The state of open source integrity is pretty good

The "density" of open source defects has been cut 16% in just three years.

One reason I went off on Skye calling BIND "legacy freeware" yesterday is because I assume open source gets better with age, and hard work.

While I was writing, Coverity was hitting my inbox with its annual Coverity Scan Open Source Report, an annual analysis of the integrity of open source software. (You can get the full report here.)

The results were pretty good. The "density" of open source defects has been cut 16% in just three years. We're talking here of popular open source programs such as Firefox, Linux, PHP, Ruby and Samba, for both consumer and business markets.

The Coverity Scan service has identified over 11,200 defects, which have since been fixed, since 2006. Some 180 programs are now in the program.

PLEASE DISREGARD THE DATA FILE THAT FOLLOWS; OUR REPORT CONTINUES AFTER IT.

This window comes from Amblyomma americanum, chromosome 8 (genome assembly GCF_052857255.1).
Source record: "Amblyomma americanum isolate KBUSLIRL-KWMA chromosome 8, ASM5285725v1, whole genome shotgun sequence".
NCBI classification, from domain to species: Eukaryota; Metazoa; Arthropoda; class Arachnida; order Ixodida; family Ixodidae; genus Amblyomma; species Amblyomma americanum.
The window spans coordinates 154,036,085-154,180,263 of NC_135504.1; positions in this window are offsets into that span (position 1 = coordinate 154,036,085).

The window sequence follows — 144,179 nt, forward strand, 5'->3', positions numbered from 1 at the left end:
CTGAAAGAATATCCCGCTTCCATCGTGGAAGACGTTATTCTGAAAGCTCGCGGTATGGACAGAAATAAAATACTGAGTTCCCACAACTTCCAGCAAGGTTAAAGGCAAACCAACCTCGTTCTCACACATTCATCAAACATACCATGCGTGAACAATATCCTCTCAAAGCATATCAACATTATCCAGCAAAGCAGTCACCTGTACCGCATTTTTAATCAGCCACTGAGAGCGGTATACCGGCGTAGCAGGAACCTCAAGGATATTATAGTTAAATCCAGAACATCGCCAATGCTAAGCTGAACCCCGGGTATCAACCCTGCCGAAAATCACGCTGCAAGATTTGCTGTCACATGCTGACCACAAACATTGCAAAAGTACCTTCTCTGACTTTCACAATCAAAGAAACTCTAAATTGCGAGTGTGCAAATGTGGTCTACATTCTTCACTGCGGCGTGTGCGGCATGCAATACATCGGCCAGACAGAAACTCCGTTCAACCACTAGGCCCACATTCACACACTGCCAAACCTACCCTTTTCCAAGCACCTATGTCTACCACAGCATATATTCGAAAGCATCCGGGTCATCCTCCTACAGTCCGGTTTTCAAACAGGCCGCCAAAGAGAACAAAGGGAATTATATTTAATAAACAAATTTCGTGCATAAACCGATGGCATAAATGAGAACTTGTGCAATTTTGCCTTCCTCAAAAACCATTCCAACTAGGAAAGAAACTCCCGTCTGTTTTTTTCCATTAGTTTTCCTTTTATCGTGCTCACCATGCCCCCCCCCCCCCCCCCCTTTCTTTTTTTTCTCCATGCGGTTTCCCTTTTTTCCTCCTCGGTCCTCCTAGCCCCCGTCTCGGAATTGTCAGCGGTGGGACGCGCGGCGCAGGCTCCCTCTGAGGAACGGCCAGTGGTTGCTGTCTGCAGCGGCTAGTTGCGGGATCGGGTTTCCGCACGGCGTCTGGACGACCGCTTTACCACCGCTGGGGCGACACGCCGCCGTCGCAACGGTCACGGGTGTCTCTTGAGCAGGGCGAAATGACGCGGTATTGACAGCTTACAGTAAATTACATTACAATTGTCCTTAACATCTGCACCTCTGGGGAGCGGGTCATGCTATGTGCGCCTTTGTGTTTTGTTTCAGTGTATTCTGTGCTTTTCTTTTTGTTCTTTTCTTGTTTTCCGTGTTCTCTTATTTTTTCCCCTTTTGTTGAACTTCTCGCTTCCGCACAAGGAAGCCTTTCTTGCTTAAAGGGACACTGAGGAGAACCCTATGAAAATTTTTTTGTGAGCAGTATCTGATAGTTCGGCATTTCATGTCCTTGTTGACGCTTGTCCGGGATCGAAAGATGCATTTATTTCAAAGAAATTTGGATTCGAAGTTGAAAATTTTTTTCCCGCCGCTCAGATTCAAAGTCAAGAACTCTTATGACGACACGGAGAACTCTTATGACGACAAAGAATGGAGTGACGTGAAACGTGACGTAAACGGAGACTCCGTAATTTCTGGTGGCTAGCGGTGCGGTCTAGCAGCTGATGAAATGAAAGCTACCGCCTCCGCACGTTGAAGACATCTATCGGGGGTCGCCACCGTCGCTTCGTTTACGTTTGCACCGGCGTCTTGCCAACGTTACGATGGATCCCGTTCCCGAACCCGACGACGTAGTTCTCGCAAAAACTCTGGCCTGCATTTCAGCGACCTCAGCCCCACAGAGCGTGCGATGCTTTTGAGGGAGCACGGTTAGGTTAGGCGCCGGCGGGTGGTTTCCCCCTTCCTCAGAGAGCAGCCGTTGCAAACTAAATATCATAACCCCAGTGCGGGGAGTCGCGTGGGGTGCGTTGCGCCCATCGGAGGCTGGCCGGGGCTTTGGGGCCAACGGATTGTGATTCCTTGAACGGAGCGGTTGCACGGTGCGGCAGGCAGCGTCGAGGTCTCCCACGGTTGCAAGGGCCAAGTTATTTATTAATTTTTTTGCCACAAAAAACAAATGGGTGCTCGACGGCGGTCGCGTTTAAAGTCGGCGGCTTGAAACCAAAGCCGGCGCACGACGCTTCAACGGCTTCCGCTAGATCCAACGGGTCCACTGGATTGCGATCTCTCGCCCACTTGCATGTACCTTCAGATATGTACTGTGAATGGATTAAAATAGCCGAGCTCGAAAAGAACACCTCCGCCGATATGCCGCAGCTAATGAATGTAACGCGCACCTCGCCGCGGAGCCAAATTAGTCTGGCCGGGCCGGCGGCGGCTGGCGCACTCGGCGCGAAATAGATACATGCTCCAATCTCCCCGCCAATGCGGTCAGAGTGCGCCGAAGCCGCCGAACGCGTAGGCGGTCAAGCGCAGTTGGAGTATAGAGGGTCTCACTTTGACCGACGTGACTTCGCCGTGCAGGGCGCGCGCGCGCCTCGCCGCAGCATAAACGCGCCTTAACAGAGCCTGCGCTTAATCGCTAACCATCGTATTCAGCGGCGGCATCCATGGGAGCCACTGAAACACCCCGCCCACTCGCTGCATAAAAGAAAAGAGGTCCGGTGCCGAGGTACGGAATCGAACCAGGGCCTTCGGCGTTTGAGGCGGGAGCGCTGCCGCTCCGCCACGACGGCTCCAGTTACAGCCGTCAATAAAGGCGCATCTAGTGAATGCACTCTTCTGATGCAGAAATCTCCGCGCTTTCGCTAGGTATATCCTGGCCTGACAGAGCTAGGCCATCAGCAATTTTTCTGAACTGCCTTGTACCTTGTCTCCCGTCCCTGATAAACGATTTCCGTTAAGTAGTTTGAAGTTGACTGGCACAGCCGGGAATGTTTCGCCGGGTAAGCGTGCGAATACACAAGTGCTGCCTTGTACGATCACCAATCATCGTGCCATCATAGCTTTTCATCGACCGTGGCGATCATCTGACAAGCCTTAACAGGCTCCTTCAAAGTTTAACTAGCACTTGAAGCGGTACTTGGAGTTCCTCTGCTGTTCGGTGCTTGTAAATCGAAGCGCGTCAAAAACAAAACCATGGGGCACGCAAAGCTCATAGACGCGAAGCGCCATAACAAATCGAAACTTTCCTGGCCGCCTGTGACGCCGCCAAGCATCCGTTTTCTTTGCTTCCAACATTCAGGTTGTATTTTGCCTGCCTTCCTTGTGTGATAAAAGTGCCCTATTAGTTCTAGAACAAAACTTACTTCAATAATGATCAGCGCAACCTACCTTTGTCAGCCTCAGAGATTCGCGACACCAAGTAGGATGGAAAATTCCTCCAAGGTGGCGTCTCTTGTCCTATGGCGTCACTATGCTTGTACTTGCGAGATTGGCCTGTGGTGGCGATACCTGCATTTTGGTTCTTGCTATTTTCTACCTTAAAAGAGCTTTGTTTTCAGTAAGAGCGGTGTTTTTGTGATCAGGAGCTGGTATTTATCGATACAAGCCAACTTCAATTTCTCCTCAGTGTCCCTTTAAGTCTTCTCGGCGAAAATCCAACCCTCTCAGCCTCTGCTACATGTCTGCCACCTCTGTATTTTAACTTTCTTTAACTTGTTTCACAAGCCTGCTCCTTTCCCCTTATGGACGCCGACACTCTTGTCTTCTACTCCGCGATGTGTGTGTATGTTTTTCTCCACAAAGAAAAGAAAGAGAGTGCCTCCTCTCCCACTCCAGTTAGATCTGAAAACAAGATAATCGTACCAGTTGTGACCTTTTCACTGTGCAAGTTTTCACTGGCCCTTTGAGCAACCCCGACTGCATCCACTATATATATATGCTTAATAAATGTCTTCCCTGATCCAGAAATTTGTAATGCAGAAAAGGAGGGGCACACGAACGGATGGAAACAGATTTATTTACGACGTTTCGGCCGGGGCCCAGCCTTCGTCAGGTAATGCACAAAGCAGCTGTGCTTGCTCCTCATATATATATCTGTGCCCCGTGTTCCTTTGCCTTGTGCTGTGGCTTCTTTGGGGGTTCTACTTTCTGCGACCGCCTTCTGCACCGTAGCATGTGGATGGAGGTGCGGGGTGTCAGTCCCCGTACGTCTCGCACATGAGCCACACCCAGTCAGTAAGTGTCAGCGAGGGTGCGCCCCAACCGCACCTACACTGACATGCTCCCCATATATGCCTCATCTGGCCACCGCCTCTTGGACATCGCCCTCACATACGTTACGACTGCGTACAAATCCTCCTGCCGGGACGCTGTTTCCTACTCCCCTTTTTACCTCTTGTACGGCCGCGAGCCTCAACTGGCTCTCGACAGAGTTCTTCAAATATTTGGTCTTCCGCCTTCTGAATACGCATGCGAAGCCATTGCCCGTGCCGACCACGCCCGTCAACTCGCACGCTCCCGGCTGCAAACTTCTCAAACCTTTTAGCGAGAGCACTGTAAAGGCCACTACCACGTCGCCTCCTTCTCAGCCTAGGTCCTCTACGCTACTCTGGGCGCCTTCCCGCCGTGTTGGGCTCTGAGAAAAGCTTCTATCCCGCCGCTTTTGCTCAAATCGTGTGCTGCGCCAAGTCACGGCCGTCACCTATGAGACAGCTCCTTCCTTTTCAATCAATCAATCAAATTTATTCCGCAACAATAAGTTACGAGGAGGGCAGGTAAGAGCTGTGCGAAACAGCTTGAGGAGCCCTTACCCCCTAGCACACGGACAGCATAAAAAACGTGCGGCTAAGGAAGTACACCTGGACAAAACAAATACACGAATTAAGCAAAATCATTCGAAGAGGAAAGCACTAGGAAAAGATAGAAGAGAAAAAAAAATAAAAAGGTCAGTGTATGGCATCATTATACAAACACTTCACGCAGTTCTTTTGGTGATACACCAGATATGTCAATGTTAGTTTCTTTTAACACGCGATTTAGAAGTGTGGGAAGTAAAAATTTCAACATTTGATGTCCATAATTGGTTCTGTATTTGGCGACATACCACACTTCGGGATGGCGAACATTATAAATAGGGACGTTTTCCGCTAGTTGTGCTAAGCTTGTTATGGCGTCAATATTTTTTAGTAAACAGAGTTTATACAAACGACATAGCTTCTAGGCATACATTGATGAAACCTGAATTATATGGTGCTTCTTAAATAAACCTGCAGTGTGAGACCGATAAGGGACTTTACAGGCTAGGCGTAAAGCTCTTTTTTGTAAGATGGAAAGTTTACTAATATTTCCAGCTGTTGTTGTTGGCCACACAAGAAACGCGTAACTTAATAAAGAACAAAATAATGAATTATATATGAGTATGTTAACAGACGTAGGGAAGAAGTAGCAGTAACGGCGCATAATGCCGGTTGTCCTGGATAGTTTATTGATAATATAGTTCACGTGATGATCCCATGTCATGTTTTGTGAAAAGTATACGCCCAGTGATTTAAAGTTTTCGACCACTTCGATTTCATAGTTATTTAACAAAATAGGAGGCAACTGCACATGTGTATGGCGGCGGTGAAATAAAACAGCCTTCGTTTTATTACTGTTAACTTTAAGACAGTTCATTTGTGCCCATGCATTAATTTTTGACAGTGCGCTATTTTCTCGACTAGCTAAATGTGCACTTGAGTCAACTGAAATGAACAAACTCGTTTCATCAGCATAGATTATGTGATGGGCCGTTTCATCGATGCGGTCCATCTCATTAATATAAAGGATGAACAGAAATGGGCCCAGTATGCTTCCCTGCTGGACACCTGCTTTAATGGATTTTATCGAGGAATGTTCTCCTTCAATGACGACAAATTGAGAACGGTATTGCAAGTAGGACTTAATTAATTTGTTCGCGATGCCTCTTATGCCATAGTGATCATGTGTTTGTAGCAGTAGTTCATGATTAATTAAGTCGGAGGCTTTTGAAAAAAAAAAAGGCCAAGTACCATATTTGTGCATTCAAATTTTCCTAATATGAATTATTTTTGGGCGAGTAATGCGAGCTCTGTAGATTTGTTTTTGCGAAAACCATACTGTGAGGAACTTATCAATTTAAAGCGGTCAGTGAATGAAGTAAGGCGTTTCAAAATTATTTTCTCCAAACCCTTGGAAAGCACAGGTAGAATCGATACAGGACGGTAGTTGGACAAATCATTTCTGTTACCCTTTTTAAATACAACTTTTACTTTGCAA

Coverity uses a system of "rungs" to rank the integrity of programs, and says open source is moving up the rungs smartly.  OpenPAM, Ruby, Samba and tor are the first open source programs to make it to Rung 3, the company said.

Coverity is also collecting comments on the scan at its blog.

It is often assumed, in the proprietary world, that old software is stale software. It gets stale in terms of sales, and the development effort can decline with time, as its owner moves on to other projects that make more money. Old products become different products, and old versions are forgotten.

The Coverity Scan effort, and the work of projects to support it, proves this is not the case in the open source world. Older software can be better software, just like older writers can be better with experience.